Radio upkeep is no small task in New Orleans: "To make sure nothing goes wrong during their Hurricane Katrina relief efforts, some public safety officials and M/A-COM technicians have gone so far as to sleep near the systems they’re trying to repair. Since Katrina hit Aug. 29, the company, which installed the city’s 800 MHz first responder radio system, has been supplying fuel for generators and repairing and maintaining tower sites."
Getting on-air in New Orleans: "Jan Edwards' heart sank when he saw the roadblock. It was Aug. 31, two days after the New Orleans police radio network was knocked down to 10 percent of its capacity by Hurricane Katrina. Edwards, a repair technician for M/A-Com of Lowell, desperately wanted to help. But at a causeway into New Orleans, state police and sheriff's deputies were turning away all vehicles. He didn't even have a chance to show them the letter he had from city officials granting him access.

It wasn't until two days later or so that M/A-Com was able to get a technician to the roof of a 39-story office tower near the Superdome and put a key antenna back online. The struggles of M/A-Com, which is owned by Tyco International Ltd., are just one component of the massive challenge workers face to restore infrastructure and make New Orleans safe. In the early 1990s, M/A-Com built a $26 million radio system for the city's police and fire departments and has maintained it since."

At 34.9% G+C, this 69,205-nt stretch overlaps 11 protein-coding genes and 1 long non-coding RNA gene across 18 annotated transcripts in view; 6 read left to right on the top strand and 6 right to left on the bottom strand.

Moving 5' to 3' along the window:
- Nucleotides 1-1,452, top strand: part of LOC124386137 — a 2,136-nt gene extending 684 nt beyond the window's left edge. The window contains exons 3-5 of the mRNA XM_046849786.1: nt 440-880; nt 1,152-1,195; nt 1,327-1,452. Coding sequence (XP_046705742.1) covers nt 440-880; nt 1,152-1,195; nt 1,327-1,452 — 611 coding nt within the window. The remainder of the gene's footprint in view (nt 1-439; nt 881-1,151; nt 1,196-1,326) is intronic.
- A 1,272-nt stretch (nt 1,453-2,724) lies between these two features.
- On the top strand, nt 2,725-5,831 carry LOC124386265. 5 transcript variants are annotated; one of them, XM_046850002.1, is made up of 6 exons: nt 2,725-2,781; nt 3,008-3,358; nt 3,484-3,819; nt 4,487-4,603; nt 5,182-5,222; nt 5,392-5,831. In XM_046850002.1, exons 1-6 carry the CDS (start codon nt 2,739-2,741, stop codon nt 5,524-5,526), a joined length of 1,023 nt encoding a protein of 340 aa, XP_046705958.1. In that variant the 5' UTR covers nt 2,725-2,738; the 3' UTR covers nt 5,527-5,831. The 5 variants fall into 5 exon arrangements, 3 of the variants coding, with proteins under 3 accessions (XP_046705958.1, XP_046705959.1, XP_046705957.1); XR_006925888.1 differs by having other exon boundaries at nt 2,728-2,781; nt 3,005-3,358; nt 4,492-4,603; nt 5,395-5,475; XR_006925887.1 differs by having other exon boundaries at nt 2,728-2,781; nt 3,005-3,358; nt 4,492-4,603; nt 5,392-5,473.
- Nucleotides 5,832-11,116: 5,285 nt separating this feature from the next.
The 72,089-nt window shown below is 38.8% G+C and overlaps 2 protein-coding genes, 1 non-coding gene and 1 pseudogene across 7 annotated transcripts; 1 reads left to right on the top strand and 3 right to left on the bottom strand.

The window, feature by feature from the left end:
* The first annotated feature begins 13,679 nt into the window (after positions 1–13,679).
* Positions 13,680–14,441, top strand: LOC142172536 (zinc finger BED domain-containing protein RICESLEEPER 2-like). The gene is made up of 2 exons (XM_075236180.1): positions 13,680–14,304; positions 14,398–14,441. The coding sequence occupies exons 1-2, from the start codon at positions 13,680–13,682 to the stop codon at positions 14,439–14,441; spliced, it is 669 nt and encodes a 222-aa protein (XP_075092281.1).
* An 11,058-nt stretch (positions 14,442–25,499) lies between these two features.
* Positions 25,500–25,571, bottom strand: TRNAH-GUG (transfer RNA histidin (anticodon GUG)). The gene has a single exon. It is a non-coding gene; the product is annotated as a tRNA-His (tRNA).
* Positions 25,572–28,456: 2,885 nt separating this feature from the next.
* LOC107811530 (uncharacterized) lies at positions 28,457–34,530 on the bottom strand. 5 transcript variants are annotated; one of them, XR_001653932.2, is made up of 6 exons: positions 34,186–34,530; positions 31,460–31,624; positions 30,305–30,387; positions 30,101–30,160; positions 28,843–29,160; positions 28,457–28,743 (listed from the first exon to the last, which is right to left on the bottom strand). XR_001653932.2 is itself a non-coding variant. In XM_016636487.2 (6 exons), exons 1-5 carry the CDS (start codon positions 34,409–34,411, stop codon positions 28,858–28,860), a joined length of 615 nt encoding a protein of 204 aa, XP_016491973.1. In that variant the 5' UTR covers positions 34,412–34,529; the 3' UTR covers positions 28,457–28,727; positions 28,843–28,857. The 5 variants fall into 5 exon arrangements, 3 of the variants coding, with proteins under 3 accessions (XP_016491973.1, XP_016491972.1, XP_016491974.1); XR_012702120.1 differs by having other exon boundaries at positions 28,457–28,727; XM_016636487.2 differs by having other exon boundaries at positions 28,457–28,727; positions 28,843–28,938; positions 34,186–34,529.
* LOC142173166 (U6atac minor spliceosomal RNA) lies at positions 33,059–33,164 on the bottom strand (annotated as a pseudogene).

Grant to Help City Broaden NYC Radio Network: "A $6 million federal grant has been awarded to expand an emergency response radio network used by police officers, firefighters and other city workers to their counterparts in several suburban counties, Mayor Michael R. Bloomberg said yesterday. The Department of Justice grant is intended to broaden the existing UHF analog radio network, developed largely after the 2001 attack on the World Trade Center revealed serious gaps in the ability of the police and firefighters to communicate during an emergency."

Wednesday, September 21, 2005

Hurricane Katrina: first responders and large-scale crises: "As a result of the deadly and catastrophic events occurring in Louisiana and Mississippi, this appears to be a good time to look at what steps were taken by the Homeland Security Department prior to Hurricane Katrina.